Carl Barks was one of the mightiest of all of the 20th century American comic artists, which is saying a lot.  His books have been reprinted in most every country that has comics available. Many collections of his stories have appeared in print, and many articles written about his great skills at storytelling using pictures and words. Probably, he is among the top ten or twenty comic artists in comic books and strips.

      Later in life, Carl turned to painting his ducky-subjects on canvas and board in elaborate oils. While a fair amount of books and articles have appeared on Carl's work in comics, there is an absence of technical looks into his working methods, his reference materials and techniques for his paintings...until now. 

     John Garvin is a painter as well  as a writer and director of video games. He was in a position to have been able to spend time with Carl and his wife Gare' while Carl was in the midst of his painting work. As a creative person himself, John has brought to us an intimate, extraordinarily detailed look into the methods and technical details of the creation of the oil paintings the "Good Artist" created after his retirement from comic book stories.

     It's a beautiful book, worthy of the legacy of Carl Barks. It was obviously a labor of love every step of the way for Mr. Garvin. In each and every detail, this fabulous book presents itself with extremely well thought out standards. It is meticulously researched covering every intimate aspect of Carl's painting work. We get to peek into his studio in a way rarely possible for a reader interested in an artist's world.

     We get to see Mr. Bark's studio floorplan. We visit his reference shelf, and there is much here also about the work of Carl's talented wife Gare', who is much more responsible for shaping her artist husband's later art than is commonly known.

     John Garvin has done a beautiful job selecting examples for the volume, and his layout of the pages is much superior in quality to what I'm used to encountering in books like this.

     I've always considered The Carl Bark's Library, published by Bruce Hamilton, Russ Cochran under Another Rainbow to the be the ultimate collection of the comic stories by Carl Barks. Now there is a work on Unca Carl's paintings to match it in focus and high quality.

     If you are interested in Carl Bark's paintings as collectibles, get this book. If you are an artist yourself, interested in how a professional sets up a studio and works, get this book.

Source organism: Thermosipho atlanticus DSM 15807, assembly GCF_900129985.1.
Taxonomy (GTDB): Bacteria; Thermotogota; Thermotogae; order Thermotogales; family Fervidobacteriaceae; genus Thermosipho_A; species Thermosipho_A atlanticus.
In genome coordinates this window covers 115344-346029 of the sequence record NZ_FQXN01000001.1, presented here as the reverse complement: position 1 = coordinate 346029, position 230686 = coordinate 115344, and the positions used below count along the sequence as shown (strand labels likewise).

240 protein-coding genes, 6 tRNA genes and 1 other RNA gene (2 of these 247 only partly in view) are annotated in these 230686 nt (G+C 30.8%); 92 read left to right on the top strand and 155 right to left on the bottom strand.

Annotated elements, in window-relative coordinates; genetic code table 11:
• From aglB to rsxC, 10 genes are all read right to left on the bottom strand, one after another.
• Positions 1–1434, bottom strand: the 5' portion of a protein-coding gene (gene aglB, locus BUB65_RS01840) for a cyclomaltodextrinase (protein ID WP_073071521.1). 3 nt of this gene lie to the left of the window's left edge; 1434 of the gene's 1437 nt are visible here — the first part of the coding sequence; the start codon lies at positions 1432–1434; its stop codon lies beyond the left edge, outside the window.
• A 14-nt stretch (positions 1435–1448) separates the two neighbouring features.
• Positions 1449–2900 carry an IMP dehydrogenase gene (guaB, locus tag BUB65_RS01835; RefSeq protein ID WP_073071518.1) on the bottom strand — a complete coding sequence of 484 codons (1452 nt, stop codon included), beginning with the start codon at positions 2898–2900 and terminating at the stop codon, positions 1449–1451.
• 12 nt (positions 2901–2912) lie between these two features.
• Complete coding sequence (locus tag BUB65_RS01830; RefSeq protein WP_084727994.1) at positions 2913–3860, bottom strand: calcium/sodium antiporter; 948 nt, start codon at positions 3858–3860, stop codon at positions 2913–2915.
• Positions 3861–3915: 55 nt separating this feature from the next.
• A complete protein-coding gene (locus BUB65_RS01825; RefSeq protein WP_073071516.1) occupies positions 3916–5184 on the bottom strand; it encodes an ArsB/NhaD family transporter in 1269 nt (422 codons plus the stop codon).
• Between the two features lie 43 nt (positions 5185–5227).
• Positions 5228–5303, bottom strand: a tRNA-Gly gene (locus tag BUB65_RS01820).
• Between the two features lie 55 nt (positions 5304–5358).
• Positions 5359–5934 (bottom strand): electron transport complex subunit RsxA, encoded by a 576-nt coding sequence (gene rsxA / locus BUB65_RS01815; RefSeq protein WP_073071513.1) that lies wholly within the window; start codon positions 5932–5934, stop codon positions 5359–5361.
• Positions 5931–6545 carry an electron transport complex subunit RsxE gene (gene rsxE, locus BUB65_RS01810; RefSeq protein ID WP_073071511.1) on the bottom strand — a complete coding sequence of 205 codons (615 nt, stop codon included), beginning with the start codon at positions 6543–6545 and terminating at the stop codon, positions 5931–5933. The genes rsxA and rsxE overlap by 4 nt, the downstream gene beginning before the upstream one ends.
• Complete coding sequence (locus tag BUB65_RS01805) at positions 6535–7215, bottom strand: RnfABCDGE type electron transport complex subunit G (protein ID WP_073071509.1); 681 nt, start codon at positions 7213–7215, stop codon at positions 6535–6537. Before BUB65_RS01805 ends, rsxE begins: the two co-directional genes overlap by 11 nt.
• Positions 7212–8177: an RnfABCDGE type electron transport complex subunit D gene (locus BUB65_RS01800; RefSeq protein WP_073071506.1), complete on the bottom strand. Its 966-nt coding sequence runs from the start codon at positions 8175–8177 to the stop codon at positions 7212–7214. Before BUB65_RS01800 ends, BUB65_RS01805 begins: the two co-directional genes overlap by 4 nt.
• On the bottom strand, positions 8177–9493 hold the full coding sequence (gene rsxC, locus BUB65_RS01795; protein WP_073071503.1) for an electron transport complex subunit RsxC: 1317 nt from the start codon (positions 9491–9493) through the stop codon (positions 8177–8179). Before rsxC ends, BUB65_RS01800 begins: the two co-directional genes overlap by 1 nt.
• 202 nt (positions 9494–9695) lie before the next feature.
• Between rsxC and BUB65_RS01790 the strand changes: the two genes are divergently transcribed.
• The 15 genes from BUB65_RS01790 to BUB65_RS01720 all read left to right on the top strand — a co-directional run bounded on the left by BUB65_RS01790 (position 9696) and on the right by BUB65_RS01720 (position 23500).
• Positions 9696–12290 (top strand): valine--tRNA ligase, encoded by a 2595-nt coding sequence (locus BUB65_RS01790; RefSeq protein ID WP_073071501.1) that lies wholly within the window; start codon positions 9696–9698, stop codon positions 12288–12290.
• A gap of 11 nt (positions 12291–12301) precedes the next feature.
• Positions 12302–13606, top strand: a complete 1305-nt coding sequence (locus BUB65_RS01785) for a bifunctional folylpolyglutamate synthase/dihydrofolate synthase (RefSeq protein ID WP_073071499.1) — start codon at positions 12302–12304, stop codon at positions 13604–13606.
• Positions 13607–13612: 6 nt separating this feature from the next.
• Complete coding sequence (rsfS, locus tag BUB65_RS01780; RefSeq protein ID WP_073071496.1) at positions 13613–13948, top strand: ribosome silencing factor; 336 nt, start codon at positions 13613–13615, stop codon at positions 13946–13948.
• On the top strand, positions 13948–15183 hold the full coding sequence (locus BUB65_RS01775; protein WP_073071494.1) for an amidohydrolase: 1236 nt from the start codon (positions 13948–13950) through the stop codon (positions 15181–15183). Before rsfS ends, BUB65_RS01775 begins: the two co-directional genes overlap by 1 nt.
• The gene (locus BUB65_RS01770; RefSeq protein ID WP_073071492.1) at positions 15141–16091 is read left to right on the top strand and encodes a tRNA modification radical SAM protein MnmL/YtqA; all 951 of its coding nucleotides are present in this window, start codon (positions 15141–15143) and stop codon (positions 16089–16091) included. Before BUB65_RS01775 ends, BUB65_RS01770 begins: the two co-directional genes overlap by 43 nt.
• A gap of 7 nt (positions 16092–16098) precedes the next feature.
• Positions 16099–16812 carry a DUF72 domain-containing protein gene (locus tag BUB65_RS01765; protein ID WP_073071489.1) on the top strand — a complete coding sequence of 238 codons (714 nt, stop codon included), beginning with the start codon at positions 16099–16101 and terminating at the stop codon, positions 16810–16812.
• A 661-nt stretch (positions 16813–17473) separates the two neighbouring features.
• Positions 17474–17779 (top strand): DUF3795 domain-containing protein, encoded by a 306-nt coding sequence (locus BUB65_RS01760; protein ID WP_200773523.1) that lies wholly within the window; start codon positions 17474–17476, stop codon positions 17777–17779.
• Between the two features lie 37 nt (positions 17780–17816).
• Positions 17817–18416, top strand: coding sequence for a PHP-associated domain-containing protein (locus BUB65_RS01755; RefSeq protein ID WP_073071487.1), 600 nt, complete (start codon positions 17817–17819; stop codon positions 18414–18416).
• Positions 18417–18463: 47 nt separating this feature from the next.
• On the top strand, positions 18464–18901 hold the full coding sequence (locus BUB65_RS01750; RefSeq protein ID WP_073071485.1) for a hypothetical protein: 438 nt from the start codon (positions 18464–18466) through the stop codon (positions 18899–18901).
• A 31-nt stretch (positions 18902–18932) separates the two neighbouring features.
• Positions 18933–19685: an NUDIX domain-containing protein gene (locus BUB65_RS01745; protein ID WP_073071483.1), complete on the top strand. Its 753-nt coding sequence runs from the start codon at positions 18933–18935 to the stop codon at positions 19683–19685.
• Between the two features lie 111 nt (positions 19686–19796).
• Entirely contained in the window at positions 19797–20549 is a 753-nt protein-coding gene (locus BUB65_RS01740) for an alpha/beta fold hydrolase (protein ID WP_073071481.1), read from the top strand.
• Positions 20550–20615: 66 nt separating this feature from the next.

Not only is this the very best book on the technique behind the duck-oils of one artist, it is also one of the better written oil painting primers that sit in my library.

     This is a must have work for all lovers of Carl Barks!

I must say I’m impressed, and I think Carl would have been, especially with your coverage of media, and his take on his own craft.
- Patrick Block (Disney creator and fine artist)

  “I thought you did a very good job of bringing Barks to life for those of us who know so little about him... It’s nice to see a well-researched and lucidly explained discipline unfold in front of your eyes. It’s a remarkable, remarkable book and you should feel very proud. I’m proud to have it in the 'How To' section of the Cerebus Archive.”

 - Dave Sim (Author / artist of Cerebus and Glamourpuss)


     “I must say I’m impressed, and I think Carl would have been, especially with your coverage of media, and his take on his own craft.”
- Geoffrey Blum (Associate Editor of the Carl Barks Library)

     "Your book is one of the most amazing studies of Barks I've ever read. The care and detail and the exposure of previously unknown material and your brilliant analysis of composition, layout, design, sources, and on and on have revealed to me things I had intuitively grasped but had no explicit means of articulating in the specific techniques you have developed. Your study of perspective, for example, confirms and extends much of what I've been teaching and writing about recently in terms of Carl's use of vectors of motion, eye gazes, etc., in the composition of his comics pages and the centrality of such techniques to the fundamental innards of his narratives and indeed to the ontology (the very being) of Carl's greatness.
     Thank you for doing this massive amount of work and opening my eyes to facets of Carl's later work in painting that had eluded me. The book is, for me at least, an inspiration that I will be returning to time after time as I grope toward trying to get hold of explanations of Carl's  achievements that will forever elude total elucidation in verbal, analytical exposition."
- Professor Donald Ault, author of Carl Barks: Conversations
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